At present 4 billion people worldwide are affected by the shortage for at least one month every year. Latest studies show that the impact of the crisis is most acutely felt by about 1.8 billion people for six months in a year. The World Economic Forum rates “water crises as one of the three greatest risks of harm to people and economies”. What India needs is a permanent wake-up call, not a snooze button in the form of news reports of water crisis cropping up once in a few weeks or months. Measures such as those suggested above needs to be complemented by conservation efforts from the grassroots level.

Editorials, Uncategorized

From Plate to Plough — The big thirst

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Maharashtra is facing one of the biggest water crisis in recent decades. In Latur, where the traditional sources of water have run dry, Section 144 has had to be imposed to prevent into a water riot. Trains carrying water are now being despatched to Latur. Even, the high court intervened in the case of IPL matches and asked these to be shifted out of the state to save about 60 lakh litres of water.

Back-to-back drought has exposed the vulnerable water situation not just in Latur but in more than 250 districts (out of 678) in India.

Reasons behind the crisis:

  • Maharashtra has only 18% of its cropped area under irrigation cover compared to an all-India average of 47% and states like Punjab with 97%. Maharashtra is also hugely under-investing in developing its irrigation cover, just Rs 7,000 crore compared to Rs 25,000 crore in Telangana.
  • Sugarcane cultivation is also to be blamed. Sugarcane occupies about 4% of gross cropped area in Maharashtra’s agriculture but takes away almost two-thirds of the state’s irrigation water. Such a huge inequity doesn’t exist in any other state.
  • Also, water and power for agriculture in the state are highly subsidized and it artificially creates excess demand, triggering a scramble for these scarce resources.

What needs to be done?

The first thing needed is removing the elitist biases in public policymaking and resource allocation.

  • But, just pouring more money will not have the desired results. Maharashtra needs a white paper scrutinising its irrigation expenditures and irrigation potential, created and utilised, in comparison with similar states to find out why huge investments in the past haven’t yielded results.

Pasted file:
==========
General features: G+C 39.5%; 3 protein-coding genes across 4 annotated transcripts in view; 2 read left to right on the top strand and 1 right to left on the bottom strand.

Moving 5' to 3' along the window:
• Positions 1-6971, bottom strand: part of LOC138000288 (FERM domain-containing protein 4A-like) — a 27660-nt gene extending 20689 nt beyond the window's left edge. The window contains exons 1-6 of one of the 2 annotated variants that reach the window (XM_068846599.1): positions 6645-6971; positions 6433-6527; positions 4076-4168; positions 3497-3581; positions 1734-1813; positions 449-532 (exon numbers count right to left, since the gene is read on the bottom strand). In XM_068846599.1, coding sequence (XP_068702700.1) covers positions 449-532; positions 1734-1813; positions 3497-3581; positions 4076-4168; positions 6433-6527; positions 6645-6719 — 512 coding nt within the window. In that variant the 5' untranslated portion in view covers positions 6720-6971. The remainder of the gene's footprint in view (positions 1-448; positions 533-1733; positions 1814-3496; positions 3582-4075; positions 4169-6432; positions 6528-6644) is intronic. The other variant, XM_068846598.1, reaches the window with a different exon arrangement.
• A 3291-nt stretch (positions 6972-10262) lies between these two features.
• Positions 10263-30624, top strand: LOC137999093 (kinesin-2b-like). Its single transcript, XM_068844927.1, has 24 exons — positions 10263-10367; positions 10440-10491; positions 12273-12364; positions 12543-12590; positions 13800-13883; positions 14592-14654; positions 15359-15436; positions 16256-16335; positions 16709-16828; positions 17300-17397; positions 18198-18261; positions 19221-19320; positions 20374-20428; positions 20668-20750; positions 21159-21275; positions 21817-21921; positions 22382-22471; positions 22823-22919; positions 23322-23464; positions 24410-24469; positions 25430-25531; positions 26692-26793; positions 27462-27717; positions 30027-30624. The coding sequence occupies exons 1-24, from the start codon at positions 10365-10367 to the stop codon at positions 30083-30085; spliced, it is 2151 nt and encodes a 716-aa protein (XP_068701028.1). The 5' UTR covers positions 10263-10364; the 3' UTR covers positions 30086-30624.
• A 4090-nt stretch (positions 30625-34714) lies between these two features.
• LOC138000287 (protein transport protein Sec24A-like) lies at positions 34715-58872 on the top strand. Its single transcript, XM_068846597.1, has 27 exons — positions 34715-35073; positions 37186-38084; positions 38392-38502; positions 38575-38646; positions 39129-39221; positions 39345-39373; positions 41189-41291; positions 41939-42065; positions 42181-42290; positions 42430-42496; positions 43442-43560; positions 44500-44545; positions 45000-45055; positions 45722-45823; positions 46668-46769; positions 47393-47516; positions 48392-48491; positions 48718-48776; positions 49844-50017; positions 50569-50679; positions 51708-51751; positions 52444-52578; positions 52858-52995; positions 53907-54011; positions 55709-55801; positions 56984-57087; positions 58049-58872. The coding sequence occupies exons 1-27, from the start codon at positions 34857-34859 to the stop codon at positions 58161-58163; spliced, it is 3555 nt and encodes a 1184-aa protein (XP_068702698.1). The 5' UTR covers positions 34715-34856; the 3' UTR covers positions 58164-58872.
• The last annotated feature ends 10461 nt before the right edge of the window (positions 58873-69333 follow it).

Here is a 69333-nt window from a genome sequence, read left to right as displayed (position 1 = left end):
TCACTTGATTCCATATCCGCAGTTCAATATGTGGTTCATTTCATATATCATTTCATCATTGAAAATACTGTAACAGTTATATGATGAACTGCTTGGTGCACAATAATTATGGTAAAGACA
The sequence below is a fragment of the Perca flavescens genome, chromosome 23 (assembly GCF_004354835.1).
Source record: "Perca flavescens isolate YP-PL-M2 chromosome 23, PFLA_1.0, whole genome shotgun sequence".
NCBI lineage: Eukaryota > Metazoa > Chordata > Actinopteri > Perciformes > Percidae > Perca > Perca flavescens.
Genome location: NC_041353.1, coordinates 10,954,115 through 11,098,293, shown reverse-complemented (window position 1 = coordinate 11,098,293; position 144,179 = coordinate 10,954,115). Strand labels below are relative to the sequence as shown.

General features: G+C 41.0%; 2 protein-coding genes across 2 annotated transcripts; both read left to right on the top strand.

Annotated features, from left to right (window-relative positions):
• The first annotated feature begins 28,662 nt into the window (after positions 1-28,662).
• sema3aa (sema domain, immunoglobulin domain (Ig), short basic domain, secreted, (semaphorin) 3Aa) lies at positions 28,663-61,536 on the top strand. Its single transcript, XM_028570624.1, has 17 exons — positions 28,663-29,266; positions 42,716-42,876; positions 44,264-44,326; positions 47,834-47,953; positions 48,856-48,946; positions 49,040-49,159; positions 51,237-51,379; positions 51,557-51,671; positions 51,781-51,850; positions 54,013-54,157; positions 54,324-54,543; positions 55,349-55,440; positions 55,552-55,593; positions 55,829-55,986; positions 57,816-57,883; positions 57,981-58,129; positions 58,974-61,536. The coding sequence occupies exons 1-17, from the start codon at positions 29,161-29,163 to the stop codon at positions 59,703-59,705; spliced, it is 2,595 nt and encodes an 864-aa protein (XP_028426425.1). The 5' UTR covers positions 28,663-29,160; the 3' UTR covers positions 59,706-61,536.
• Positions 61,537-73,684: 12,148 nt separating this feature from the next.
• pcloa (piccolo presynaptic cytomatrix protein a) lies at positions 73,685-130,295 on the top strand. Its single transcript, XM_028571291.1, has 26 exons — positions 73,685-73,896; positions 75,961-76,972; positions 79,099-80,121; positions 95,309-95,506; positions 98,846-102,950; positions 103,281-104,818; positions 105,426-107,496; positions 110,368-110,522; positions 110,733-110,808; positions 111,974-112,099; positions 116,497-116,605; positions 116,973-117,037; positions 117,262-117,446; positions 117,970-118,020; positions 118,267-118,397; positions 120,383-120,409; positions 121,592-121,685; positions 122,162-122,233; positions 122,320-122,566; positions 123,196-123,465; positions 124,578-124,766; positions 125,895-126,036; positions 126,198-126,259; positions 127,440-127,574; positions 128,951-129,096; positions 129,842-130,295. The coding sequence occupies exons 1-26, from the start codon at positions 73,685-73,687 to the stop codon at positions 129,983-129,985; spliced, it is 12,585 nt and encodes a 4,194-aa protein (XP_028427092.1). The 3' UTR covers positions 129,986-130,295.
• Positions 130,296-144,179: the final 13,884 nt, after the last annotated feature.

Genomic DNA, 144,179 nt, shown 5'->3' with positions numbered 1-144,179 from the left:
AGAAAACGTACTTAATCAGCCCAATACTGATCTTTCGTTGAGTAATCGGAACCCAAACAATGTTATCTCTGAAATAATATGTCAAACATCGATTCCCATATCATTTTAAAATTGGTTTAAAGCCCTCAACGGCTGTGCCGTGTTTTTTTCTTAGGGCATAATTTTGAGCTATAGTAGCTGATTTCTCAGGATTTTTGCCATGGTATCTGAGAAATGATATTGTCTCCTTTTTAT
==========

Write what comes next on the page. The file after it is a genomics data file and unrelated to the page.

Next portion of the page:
• The government has already decided that in the next five years, no new sugar factories can come up in Marathwada. It’s a welcome step, but care should also be taken to monitor the existing 20 sugar factories.
  • Also, when water is scarce, the only way to manage its demand is either by raising its price progressively with use, or by rationing quantity.
  • The government should also consider making drip irrigation almost compulsory for sugarcane. Drip will save almost 40-50% water.


It’s not the first time, and certainly won’t be the last, that trains had to ferry drinking water in water-stressed areas. Their frequency and coverage may increase, unless some major corrective actions are taken. This crisis should be seen as an opportunity for change that can benefit the masses. The deepening crisis has also inspired a section of opinion-makers to intensify their demands for a nationwide river-linking project — touted to be a long-term solution. But, without assessing the environmental impact and human displacement such a mammoth initiative will trigger, any attempt at linking rivers can result in an even bigger catastrophe. For Maharashtra government, the situation is so dire that it will have to find an immediate solution to prevent a law-and-order problem spiralling out of control.

Environment, Geography, GS-1, GS-3, Uncategorized

The interlinking of rivers offers some solutions, but comes with a big load of problems

  1. Environmental: Inbuilt in the linking philosophy is that the rivers flooding is a disaster and that it should be curbed.
  • River flooding, in lowland areas particularly, is good for agriculture and ecology. If all human civilization and development are due to sustainability of agriculture then there is no earth process that is more beneficial to mankind than natural river flooding.
  • Floods are a constructive geological process, Floods are responsible for alluvium deposits in the Gangetic Plains. The floodwater brings along nutrient rick sediments, which get deposited in the plains, a process so crucial to agriculture.
  • River flooding created fertile plains, by depositing nutrient-rich sediments, which had acquired the textures and mineralogy to hold enormous quantities of water and nutrients. River flooding as a constructive geological process will be eliminated once interlinking takes palce.
  • Allowing the rivers not to flood will cut down the sediment supply and this could cause coastal and delta erosion by waves and longshore currents.
  • On a geological timescale, this will result in a loss of productive farmland as well as small-scale sea transgressions. If the global warming is a reality and taking place, with a consequent sea level rise on the east coast, the cumulative effect of coastal erosion due to reduction of sediment supply and the sea level rise could lead to large scale sea transgressions into the coastal areas.
  1. The floodplains allow the rivers to store store the excess water in these floodplains and deltas during monsoons and release it during dry periods to maintain the minimum flow and to sustain agriculture. The floodplain formation will stop once the rivers are linked.